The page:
Measurement of F2cc and F2bb at High Q2 using the H1 Vertex Detector at HERA

Light quarks, the building blocks of ordinary matter, can only stick together to form protons by continuously swapping gluons, which are the particles responsible for carrying the strong force. These gluons can in turn split into quark-antiquark pairs. In addition to pairs of light quarks, heavy quarks, called "charm" (c) and "beauty" (b), can also be produced in these processes. At HERA, the electron beam provides a source of photons with resolving power Q2 that are able to probe the structure of the proton. The rate of collisions in which a c (b) quark is produced provides information on the contribution of c (b) quarks to the proton structure function, called F2cc (F2bb). When Q2 is large the scattering process is called deep inelastic scattering (DIS). The structure function data may be compared with calculations made using the theory of the strong interaction called quantum chromodynamics (QCD). The large masses of the charm and beauty quarks suggest that these calculations should be reliable. The measurement of charm and beauty quarks in DIS therefore provides an important test of our understanding of QCD and the strong interaction.

The strong force of QCD does not allow ``naked'' quarks to be observed, they have to team up with other quarks to produce bound states, called hadrons. In contrast to previous analyses where the production of heavy quarks was identified by looking for specific hadrons, inclusive charm and beauty cross sections, in the range Q2 > 150 GeV2, are measured in this paper. Here events containing heavy quarks are distinguished from light quark events by the fact that the heavy hadrons have a long lifetime which means they travel some way before decaying. This means that tracks from charged particles produced from the heavy hadron decay will be slightly displaced from where the electron and proton beams interact, called the primary vertex. In order to measure the small distances accurate information from the H1 vertex detector, which is located very close to the interaction point, is used. The device can measure track displacements with accuracies down to 3 hundredths of a mm. In the following figure the distance of charged tracks to the primary vertex is shown. The distance is given a sign according to the direction of the track w.r.t. that of the hadronic spray of hadrons, known as a jet, formed from the decay of the quark. For particles coming from light quarks the displacement is zero, within the experimental resolution, leading to a symmetric distribution (green curve). In contrast, particles coming from the decay of heavy hadrons show a positive displacement on average (blue and red curves). This is exploited here to unravel the fraction of events coming from c and b quarks in the data.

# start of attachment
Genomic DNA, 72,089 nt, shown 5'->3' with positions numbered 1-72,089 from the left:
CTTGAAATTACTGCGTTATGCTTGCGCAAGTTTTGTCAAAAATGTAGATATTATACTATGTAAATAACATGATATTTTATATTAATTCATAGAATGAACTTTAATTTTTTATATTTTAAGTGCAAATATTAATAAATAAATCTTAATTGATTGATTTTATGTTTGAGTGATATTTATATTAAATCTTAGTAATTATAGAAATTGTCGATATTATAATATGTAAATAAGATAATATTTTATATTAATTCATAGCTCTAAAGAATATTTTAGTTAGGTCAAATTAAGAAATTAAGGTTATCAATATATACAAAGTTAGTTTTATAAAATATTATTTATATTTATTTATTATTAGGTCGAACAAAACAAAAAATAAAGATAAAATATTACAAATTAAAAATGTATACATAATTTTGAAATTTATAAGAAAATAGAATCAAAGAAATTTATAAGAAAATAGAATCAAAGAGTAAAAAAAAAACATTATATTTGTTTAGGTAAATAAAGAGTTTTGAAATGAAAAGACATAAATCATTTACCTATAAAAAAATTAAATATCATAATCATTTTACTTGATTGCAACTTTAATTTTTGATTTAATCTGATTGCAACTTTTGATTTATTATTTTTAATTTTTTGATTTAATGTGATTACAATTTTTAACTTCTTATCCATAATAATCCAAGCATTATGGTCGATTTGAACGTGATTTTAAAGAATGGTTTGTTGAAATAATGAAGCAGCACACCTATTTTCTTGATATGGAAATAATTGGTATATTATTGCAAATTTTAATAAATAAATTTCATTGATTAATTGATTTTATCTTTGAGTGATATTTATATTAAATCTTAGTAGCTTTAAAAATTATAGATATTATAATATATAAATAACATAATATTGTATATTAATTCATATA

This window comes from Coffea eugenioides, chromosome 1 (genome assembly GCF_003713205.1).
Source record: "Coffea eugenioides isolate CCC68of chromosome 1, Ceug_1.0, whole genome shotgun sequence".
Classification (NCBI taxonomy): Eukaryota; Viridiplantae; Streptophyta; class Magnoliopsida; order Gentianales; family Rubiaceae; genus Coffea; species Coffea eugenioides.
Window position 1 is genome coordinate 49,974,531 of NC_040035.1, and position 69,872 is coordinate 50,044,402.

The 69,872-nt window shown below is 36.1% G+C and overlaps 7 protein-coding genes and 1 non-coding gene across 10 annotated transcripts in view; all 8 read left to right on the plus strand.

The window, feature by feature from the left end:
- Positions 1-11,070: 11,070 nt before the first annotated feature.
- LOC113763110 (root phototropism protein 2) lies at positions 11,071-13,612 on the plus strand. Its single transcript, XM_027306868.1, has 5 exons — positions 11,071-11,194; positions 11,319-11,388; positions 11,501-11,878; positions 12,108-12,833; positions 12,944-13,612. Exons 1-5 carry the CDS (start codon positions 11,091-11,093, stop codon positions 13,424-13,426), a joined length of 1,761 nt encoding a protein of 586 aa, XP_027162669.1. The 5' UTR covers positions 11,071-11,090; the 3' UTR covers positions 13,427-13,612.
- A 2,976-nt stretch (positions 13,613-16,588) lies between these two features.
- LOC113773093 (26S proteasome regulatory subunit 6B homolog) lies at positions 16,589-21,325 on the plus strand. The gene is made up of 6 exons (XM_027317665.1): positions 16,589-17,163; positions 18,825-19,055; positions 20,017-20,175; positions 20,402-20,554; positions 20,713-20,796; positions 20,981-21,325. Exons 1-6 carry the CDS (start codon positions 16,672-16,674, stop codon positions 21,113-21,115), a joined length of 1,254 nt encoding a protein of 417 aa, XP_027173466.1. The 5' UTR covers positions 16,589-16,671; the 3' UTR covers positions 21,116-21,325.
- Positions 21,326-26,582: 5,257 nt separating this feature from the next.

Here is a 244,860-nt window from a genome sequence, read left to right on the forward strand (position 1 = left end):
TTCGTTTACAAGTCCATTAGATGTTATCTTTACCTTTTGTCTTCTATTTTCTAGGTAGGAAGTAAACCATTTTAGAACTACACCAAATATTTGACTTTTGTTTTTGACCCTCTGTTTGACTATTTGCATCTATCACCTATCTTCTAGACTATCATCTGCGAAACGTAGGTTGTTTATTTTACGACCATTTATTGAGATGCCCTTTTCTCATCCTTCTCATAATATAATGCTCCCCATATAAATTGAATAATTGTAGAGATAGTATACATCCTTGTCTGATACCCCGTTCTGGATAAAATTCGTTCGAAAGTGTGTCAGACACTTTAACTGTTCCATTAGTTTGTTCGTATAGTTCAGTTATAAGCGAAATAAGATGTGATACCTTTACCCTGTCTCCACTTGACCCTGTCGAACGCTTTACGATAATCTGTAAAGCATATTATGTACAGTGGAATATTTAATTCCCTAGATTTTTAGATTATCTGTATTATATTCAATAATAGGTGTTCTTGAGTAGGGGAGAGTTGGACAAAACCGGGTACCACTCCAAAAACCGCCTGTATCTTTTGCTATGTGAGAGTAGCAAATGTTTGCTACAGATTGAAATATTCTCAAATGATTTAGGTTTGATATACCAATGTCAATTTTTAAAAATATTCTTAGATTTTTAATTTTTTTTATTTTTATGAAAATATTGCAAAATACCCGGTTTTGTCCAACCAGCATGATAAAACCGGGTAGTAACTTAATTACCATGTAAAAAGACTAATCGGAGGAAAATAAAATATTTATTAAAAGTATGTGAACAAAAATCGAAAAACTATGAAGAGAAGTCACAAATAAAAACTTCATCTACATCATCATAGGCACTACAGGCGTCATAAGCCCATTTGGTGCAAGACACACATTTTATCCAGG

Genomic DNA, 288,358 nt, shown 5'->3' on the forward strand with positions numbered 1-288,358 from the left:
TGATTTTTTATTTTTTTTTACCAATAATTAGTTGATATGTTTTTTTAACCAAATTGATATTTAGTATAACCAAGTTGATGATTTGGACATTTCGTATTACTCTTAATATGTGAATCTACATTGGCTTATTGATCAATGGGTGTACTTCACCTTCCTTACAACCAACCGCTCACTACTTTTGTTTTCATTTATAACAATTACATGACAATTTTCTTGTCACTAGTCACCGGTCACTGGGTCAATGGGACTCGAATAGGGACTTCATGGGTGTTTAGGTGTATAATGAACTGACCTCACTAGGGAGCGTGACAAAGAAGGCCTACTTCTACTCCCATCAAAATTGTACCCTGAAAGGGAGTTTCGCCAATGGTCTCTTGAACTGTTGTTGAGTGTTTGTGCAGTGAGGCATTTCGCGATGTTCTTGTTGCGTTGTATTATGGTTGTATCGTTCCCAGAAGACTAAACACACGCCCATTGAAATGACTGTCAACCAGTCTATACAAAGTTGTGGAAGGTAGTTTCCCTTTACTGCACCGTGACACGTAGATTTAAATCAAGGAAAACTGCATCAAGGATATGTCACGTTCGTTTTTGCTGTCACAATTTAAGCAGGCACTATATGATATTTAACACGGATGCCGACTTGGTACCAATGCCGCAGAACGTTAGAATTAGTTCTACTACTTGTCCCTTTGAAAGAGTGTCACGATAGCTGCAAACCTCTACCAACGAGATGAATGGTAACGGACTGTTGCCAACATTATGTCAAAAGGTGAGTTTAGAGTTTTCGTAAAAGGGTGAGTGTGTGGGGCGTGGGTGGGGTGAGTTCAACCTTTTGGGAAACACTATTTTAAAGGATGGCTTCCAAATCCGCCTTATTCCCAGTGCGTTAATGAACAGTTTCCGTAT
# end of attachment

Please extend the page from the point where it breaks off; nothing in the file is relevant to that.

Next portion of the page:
In the kinematic range of the measurement, the decays of heavy flavour hadrons are very likely to have a track which passes through the H1 vertex detector. Therefore, the charm and beauty structure functions F2cc and F2bb can be reliably measured. The measurement of F2cc extends H1 measurements to higher Q2 and this is the first ever measurement of F2bb.

The results for F2cc and F2bb are calculated for two values of Q2 and four values of x. Here, x is the fraction of the proton's momentum carried by the heavy quark. The results may also be presented in the form of the contributions to the total production rate (or cross section) of all quarks. These are shown in the figure below. The values of x are small because the heavy quarks are produced from the "sea" of gluons which holds the proton together. It can be seen that the charm quarks contribute around 20% of the total cross section and the beauty quarks around 2%. The results are well described by theoretical predictions based on QCD.

So what did we learn?

The long lifetime of heavy hadrons compared with light hadrons allows the contribution of heavy quarks to the total production rate of all quarks to be reliably measured. The measurements are made possible by the very precise information obtained by the H1 vertex detector. The measurement of the charm structure function F2cc extends H1 measurements to higher Q2 and this is the first ever measurement of the beauty structure function F2bb. The results are seen to be well described by the predictions from quantum chromodynamics, the theory of the strong interaction.